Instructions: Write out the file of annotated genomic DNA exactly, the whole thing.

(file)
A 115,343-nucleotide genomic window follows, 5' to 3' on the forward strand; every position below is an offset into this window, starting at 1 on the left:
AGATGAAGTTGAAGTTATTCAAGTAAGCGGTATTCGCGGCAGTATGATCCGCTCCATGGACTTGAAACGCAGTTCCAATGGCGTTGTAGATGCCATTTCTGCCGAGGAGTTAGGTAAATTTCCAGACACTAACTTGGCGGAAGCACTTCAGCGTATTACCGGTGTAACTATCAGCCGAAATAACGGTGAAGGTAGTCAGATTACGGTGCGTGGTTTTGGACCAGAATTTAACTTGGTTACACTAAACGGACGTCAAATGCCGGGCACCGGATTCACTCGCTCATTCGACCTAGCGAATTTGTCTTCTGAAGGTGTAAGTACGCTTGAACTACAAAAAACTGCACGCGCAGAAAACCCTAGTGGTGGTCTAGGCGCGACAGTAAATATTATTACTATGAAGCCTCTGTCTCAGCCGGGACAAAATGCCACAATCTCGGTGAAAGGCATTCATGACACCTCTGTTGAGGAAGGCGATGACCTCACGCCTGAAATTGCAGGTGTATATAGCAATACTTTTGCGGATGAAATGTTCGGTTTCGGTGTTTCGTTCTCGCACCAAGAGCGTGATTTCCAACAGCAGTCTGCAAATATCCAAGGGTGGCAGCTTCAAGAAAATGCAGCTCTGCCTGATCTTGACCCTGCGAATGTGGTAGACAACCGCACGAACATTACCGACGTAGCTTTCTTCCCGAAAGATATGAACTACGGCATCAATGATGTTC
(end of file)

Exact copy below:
A 115,343-nucleotide genomic window follows, 5' to 3' on the forward strand; every position below is an offset into this window, starting at 1 on the left:
AGATGAAGTTGAAGTTATTCAAGTAAGCGGTATTCGCGGCAGTATGATCCGCTCCATGGACTTGAAACGCAGTTCCAATGGCGTTGTAGATGCCATTTCTGCCGAGGAGTTAGGTAAATTTCCAGACACTAACTTGGCGGAAGCACTTCAGCGTATTACCGGTGTAACTATCAGCCGAAATAACGGTGAAGGTAGTCAGATTACGGTGCGTGGTTTTGGACCAGAATTTAACTTGGTTACACTAAACGGACGTCAAATGCCGGGCACCGGATTCACTCGCTCATTCGACCTAGCGAATTTGTCTTCTGAAGGTGTAAGTACGCTTGAACTACAAAAAACTGCACGCGCAGAAAACCCTAGTGGTGGTCTAGGCGCGACAGTAAATATTATTACTATGAAGCCTCTGTCTCAGCCGGGACAAAATGCCACAATCTCGGTGAAAGGCATTCATGACACCTCTGTTGAGGAAGGCGATGACCTCACGCCTGAAATTGCAGGTGTATATAGCAATACTTTTGCGGATGAAATGTTCGGTTTCGGTGTTTCGTTCTCGCACCAAGAGCGTGATTTCCAACAGCAGTCTGCAAATATCCAAGGGTGGCAGCTTCAAGAAAATGCAGCTCTGCCTGATCTTGACCCTGCGAATGTGGTAGACAACCGCACGAACATTACCGACGTAGCTTTCTTCCCGAAAGATATGAACTACGGCATCAATGATGTTC